The debate comes against the backdrop of a nationwide explosion of travel demand in the aftermath of the pandemic. As every traveler knows, Seattle-Tacoma International Airport is straining to keep up. Year-to-date passenger volume is up 13.7 percent compared to 2022 and the airport had its busiest day ever on July 24.
Future projections are even more daunting. Demand for take-offs and landings in the region is projected to DOUBLE by 2050 from over 400,000 to more than 800,000 per year. This growth is expected to produce a regional gap in service by 2050 of about 52 million annual passengers – equal to all the passengers served at Sea-Tac in 2019.
Paine Field’s terminal in Snohomish County, which today can handle about 1 million passengers, can expand but at the most could handle only about 4 million passengers a year, only a fraction of the capacity needed in the future.
If the collapse of the CACC proved anything, it is that there is no statewide consensus about the state’s role in air transportation. Any new “greenfield’’ site in Western Washington will face tremendous community push-back, and many environmentalists oppose any airport expansion as a further climate threat.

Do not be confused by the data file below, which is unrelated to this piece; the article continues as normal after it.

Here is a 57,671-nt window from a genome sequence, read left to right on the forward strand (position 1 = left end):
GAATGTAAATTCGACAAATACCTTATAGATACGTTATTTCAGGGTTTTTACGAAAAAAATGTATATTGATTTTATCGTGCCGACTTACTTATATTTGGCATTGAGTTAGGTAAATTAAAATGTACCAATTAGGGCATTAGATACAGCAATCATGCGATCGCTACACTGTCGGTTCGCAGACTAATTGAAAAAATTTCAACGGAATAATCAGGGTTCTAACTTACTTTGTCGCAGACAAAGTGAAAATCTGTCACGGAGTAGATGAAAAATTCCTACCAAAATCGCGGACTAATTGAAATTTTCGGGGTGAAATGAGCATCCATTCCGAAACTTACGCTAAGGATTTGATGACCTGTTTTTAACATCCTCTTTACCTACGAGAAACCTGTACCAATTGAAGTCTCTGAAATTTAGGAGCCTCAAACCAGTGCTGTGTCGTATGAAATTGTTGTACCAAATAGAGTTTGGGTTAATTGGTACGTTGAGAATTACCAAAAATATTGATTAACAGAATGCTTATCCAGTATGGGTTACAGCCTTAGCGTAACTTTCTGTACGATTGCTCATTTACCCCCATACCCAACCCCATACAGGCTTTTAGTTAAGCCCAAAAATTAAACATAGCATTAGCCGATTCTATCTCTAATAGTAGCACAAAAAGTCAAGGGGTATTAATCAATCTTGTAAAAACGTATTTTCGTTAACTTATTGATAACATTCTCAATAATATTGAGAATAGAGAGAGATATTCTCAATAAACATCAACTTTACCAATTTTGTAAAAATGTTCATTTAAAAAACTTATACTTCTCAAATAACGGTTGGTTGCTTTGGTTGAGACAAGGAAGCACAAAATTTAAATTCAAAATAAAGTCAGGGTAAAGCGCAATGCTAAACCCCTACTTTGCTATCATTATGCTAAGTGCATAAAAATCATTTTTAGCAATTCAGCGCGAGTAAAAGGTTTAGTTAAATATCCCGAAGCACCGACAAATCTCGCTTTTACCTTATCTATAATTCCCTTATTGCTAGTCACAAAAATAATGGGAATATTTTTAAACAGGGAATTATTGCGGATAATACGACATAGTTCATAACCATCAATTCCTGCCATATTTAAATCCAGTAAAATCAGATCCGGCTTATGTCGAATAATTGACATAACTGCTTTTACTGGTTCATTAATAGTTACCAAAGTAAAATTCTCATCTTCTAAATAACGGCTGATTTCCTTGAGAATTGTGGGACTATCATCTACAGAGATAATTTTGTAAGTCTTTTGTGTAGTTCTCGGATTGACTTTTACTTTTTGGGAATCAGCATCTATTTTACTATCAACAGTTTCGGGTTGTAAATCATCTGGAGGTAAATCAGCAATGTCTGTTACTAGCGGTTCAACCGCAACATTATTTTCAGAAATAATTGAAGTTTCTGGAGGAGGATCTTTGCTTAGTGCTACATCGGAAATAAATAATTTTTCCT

Yet failure to add air capacity risks more air congestion, higher ticket prices, fewer travel choices, and lost economic opportunities.
At the Port meeting, commissioners appeared to share Hendrickson’s frustration.
“I am very disappointed this whole thing is going back to the drawing board,’’ said Commissioner Hamdi Mohamed. Residents near Sea-Tac Airport will bear the brunt of more air traffic if new capacity is not provided, she said. “There’s clearly a consequence if there’s no action.”
The Port is spending billions on improvements within the existing main terminal, but its plans to build a new terminal to the north and add 19 new gates have been pushed out from 2027 to 2032. Beyond that, the airport runs out of space. The Port Commission has yet to approve those expansion plans, which are still undergoing environmental review.
Commissioners echoed a frequent criticism of the previous Coordinating Commission’s work, namely that the state must do a better job engaging with the public directly, as well as looking at new technologies and alternatives, rather than building new airport facilities alone.
Hasegawa favored exploration of one such alternative, high-speed rail connecting Vancouver/Seattle/Portland. The state’s congressional Democrats are seeking $200 million in federal aid to study the concept. Rail can provide valuable options for relatively short distances. However, it’s not a complete solution to the capacity short-fall.
The port commissioners also appeared ready to wade into the controversy over the potential joint use of Joint Base Lewis-McChord (JBLM) in Pierce County as both a military and commercial airport. The 2019 state legislation specifically ruled out any consideration of the military base – or any new site in King County – for a new commercial airport.